The Student News Site of Tarrant County College

The Collegian

The Student News Site of Tarrant County College

The Collegian

The Student News Site of Tarrant County College

The Collegian

Dancing bel-lies toned tummies with Middle East flair

By Briana Abraham/reporter

   For years, dance has been considered as both a great way to exercise and an art form. From fitness programs like Fit or Bust to Ballet for Belly Dancers, Middle Eastern dance is becoming increasingly popular in America.
   Linda Mallon enjoys her belly dancing classes at Isis Star Dance Studios in Bedford.
   “ I am 48, and I have never felt better,” she said. “This dance makes me youthful again, and it is a great way to exercise. I want to get better and continue with the classes.”
   Middle Eastern dance is one of the oldest dance forms still practiced today. The term belly dance came from an American event promoter, Sol Bloom, who was trying to attract visitors from all over to see his Streets of Cairo exhibit at the Chicago World’s Fair in 1893. Bloom promoted the dance as scandalous to get people to attend, not caring if the claim was true or not.
   Nell Lang, local publisher and author of Ancient Messages, started dancing several months ago as part of her continuing education in studies of ancient civilization.
   “ I was very scared when I first started taking classes with Isis. I didn’t know what I was getting into. Then I started letting go and having fun,” she said.
   The French people refer to le danse du ventre (which translates to “the dance of the stomach”), which colonists described as an abdominally controlled dance. This dance is not exactly a belly dance, but may be where the belly in belly dance originated.
   In the late 1800s, high-society women wore laced corsets and remained entirely covered. Because of the stigma brought to America, dancers today still face the questions and embarrassment from the misunderstanding of the past.
   Middle Eastern dance is a respectful art form and is not associated with more modern interpretations of exotic dancing.
   In fact, in the Middle East, the term for the dance is raqs sharqi in Arabic and Oryantal tansi in Turkish. The correct English translation would be both “dance of the East” and “Oriental dance.”
   The dance has become so popular that portions of it are being taken and transformed into other genres of dance. Ethnic Tribal Fusion is among the branches of belly dance that have flourished. Dancers like Amaya, Rachel Brice and the Bellydance Superstars promote tribal dance throughout the country as an art form.
   The music and dance include influences from African, Native American, Oriental, Middle Eastern and the more modern New Age styles.
   Some, including Lang, say the dance is even spiritual for them.
   “ I always remember wanting the mystique of Arabia and grew up watching old classics that had folklore of the East and genies with harem pants,” she said. “Dancing allows women to break out of their gilded cages and be bold and beautiful. It is like food for my soul.”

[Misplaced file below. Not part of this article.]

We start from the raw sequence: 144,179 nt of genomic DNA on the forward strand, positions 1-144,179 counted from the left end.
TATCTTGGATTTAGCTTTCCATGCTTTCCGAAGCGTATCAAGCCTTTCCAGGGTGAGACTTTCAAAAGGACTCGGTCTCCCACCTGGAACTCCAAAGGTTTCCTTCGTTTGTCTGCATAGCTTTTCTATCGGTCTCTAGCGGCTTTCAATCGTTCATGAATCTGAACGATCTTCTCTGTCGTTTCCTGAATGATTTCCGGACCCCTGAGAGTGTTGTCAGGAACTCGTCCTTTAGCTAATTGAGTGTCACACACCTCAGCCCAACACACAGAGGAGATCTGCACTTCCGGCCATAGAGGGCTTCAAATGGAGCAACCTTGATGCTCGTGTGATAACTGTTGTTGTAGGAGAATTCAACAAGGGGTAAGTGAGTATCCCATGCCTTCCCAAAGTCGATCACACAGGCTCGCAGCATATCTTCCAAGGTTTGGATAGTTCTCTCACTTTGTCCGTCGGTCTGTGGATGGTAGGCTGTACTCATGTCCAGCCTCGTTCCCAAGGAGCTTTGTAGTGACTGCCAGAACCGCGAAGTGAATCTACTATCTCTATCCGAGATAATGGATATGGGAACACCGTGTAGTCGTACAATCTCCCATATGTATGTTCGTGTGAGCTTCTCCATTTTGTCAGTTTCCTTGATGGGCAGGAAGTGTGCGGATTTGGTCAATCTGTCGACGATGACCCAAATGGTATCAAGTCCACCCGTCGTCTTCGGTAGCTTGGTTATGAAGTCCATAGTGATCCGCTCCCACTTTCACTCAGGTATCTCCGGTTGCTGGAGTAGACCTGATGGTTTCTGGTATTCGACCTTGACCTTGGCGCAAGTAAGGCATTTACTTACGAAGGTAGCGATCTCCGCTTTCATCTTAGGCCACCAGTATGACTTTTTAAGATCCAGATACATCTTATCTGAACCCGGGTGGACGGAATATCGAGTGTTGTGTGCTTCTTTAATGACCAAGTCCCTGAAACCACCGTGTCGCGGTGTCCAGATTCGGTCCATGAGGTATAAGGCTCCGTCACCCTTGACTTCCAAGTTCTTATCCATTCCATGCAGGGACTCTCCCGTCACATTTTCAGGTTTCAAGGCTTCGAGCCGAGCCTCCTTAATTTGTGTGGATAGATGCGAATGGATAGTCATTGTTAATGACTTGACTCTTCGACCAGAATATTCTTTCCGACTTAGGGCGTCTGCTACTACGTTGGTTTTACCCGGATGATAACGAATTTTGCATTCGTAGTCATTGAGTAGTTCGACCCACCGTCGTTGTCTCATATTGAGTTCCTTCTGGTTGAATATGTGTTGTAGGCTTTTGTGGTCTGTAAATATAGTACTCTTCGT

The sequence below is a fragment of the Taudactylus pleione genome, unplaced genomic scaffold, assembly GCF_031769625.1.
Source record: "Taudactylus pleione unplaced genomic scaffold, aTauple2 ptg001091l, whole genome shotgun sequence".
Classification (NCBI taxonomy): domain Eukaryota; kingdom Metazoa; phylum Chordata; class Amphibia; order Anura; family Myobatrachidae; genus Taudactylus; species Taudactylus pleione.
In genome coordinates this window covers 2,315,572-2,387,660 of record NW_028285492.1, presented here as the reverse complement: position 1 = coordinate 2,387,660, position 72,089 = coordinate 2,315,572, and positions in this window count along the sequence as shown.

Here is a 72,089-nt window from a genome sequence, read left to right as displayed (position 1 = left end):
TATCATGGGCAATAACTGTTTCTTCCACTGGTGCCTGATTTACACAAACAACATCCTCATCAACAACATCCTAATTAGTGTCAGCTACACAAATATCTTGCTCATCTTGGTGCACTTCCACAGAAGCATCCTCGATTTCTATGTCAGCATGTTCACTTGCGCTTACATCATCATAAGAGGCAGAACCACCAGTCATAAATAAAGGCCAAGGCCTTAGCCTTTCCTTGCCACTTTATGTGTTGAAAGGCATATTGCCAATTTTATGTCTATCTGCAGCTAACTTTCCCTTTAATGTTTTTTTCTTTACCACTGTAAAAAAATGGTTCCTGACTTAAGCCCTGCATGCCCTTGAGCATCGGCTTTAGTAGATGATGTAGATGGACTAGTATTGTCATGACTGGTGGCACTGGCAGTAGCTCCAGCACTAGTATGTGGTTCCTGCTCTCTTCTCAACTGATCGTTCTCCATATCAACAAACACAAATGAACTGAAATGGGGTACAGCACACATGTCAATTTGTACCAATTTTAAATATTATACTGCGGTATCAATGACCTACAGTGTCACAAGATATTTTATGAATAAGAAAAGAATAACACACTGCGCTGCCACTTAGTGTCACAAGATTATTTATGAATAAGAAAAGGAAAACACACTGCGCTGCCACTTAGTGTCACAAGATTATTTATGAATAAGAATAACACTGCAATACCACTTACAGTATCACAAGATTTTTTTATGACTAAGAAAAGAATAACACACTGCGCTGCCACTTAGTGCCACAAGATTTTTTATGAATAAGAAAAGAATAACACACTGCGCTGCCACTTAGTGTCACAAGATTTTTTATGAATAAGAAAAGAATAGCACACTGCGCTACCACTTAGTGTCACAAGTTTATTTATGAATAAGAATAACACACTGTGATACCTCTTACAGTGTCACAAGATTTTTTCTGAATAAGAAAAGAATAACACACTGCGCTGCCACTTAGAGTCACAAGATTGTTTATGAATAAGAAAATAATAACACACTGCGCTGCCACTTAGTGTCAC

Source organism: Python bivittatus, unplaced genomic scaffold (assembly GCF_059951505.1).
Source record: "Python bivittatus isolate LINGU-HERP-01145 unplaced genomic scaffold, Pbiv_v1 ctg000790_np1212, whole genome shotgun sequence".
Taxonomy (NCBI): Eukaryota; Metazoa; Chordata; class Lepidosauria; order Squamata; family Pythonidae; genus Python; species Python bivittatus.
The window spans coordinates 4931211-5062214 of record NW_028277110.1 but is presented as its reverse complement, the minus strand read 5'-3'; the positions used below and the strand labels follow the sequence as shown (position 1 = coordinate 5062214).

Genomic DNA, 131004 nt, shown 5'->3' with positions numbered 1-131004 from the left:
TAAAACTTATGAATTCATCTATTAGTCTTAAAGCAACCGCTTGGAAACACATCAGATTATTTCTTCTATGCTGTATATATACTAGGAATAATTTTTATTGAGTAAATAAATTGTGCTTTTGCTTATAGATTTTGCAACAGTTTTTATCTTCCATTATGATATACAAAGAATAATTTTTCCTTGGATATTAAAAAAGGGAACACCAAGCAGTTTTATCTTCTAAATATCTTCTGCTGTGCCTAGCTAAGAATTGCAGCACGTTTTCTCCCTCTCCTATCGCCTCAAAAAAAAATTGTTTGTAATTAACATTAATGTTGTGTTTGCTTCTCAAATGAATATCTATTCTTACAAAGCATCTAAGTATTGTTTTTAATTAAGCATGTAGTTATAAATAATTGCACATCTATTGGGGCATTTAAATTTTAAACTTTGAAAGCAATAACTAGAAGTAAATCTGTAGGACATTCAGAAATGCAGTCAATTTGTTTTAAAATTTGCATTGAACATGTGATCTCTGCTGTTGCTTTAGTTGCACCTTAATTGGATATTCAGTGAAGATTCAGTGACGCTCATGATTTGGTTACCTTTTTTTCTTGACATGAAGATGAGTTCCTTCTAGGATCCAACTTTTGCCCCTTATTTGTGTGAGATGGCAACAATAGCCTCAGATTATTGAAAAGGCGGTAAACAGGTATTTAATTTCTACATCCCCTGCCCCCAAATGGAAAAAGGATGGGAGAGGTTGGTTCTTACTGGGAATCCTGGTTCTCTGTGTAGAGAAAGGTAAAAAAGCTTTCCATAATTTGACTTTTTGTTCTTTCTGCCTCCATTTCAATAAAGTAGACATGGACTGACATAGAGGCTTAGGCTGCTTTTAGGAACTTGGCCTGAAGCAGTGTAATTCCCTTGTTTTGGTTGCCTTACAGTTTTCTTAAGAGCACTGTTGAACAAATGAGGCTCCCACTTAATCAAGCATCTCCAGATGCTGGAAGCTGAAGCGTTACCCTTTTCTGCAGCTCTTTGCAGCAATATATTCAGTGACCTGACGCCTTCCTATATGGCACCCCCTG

Ballet for Belly Dancers teaches the basics of ballet and incorporates it into belly dance making the dancer more flexible. An analogy that is often made compares Middle Eastern dancers and their music with the snake and the snake charmer. Often dancers view themselves as agile, flexible snakes being charmed by colorful music to come out of their baskets.
   Sherry Ahlstrom, a photography student on NE Campus, also studies the ancient dance form.
   “ I find this dance very liberating and not at all what I thought it was going to be,” she said. “I got into this dance through a friend of mine. I was looking for a way to exercise without having to go to the gym.”
   Ahlstrom grew up in a Southern Baptist environment where dance of any form was not allowed.
   Many dancers today face the same criticism but continue to dance because they love it.
   Isis, dancer and owner of Isis Star Dance Studios, started dancing when she was around 37. She started taking belly dance classes with Carol Shannon at TCJC (now TCC) while running a savings and loan business and raising two children.
   “ You are never too old, too young, too large or too small for this dance,” she said. “This is a great way to meet new people, establish a support team, boost your self-esteem and overall be you and be creative.”
   Isis said belly dancing helps women find themselves and allows them to do something for themselves.
   “ This dance is not easy,” she said. “Once you’ve mastered it, you get a great sense of accomplishment.”
   Students from all walks of life take belly dance classes. Both Isis’ daughter and daughter in-law dance as well.
   “ It is also a great way to bring family together,” she said. “Men, women and children can enjoy this dance.”
   Many of Isis’ star students dance at Scarborough Faire, Mayfest, nursing homes, parties and restaurants.
   For more information about classes, contact Isis at 817-498-7703.
   For more information about Ancient Messages, e-mail Lang at nell@langpublishing.com.

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